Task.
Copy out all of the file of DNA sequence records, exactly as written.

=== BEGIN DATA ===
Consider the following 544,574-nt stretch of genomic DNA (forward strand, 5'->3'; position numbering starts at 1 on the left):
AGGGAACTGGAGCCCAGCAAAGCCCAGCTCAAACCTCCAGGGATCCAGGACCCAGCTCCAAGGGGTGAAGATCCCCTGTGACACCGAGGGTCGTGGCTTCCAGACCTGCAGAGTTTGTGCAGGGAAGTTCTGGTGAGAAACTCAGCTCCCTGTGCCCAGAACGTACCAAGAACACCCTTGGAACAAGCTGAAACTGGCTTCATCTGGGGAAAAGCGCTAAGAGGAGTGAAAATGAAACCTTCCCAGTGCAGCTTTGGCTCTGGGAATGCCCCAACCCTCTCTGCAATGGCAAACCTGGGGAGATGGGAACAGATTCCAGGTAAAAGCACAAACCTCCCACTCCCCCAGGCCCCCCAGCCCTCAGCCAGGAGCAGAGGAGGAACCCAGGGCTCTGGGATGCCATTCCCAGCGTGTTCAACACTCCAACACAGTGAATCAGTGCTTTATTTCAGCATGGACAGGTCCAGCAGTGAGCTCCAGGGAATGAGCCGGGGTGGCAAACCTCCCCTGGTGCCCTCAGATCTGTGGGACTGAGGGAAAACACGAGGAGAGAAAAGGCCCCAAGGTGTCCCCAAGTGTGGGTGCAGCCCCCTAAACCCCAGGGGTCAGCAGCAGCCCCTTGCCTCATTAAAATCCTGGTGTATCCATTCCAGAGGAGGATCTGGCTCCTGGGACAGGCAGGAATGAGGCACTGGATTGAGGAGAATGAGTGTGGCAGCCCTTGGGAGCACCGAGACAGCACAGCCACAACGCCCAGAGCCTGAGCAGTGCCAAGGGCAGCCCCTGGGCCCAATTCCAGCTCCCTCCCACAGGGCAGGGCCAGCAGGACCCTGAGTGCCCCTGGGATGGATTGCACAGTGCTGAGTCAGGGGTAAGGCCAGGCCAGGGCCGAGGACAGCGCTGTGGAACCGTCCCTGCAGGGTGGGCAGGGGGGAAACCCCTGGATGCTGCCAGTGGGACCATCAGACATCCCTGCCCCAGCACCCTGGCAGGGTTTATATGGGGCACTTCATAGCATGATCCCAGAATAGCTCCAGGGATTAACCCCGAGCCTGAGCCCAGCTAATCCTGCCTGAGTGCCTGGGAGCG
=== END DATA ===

Consider the following 544,574-nt stretch of genomic DNA (forward strand, 5'->3'; position numbering starts at 1 on the left):
AGGGAACTGGAGCCCAGCAAAGCCCAGCTCAAACCTCCAGGGATCCAGGACCCAGCTCCAAGGGGTGAAGATCCCCTGTGACACCGAGGGTCGTGGCTTCCAGACCTGCAGAGTTTGTGCAGGGAAGTTCTGGTGAGAAACTCAGCTCCCTGTGCCCAGAACGTACCAAGAACACCCTTGGAACAAGCTGAAACTGGCTTCATCTGGGGAAAAGCGCTAAGAGGAGTGAAAATGAAACCTTCCCAGTGCAGCTTTGGCTCTGGGAATGCCCCAACCCTCTCTGCAATGGCAAACCTGGGGAGATGGGAACAGATTCCAGGTAAAAGCACAAACCTCCCACTCCCCCAGGCCCCCCAGCCCTCAGCCAGGAGCAGAGGAGGAACCCAGGGCTCTGGGATGCCATTCCCAGCGTGTTCAACACTCCAACACAGTGAATCAGTGCTTTATTTCAGCATGGACAGGTCCAGCAGTGAGCTCCAGGGAATGAGCCGGGGTGGCAAACCTCCCCTGGTGCCCTCAGATCTGTGGGACTGAGGGAAAACACGAGGAGAGAAAAGGCCCCAAGGTGTCCCCAAGTGTGGGTGCAGCCCCCTAAACCCCAGGGGTCAGCAGCAGCCCCTTGCCTCATTAAAATCCTGGTGTATCCATTCCAGAGGAGGATCTGGCTCCTGGGACAGGCAGGAATGAGGCACTGGATTGAGGAGAATGAGTGTGGCAGCCCTTGGGAGCACCGAGACAGCACAGCCACAACGCCCAGAGCCTGAGCAGTGCCAAGGGCAGCCCCTGGGCCCAATTCCAGCTCCCTCCCACAGGGCAGGGCCAGCAGGACCCTGAGTGCCCCTGGGATGGATTGCACAGTGCTGAGTCAGGGGTAAGGCCAGGCCAGGGCCGAGGACAGCGCTGTGGAACCGTCCCTGCAGGGTGGGCAGGGGGGAAACCCCTGGATGCTGCCAGTGGGACCATCAGACATCCCTGCCCCAGCACCCTGGCAGGGTTTATATGGGGCACTTCATAGCATGATCCCAGAATAGCTCCAGGGATTAACCCCGAGCCTGAGCCCAGCTAATCCTGCCTGAGTGCCTGGGAGCG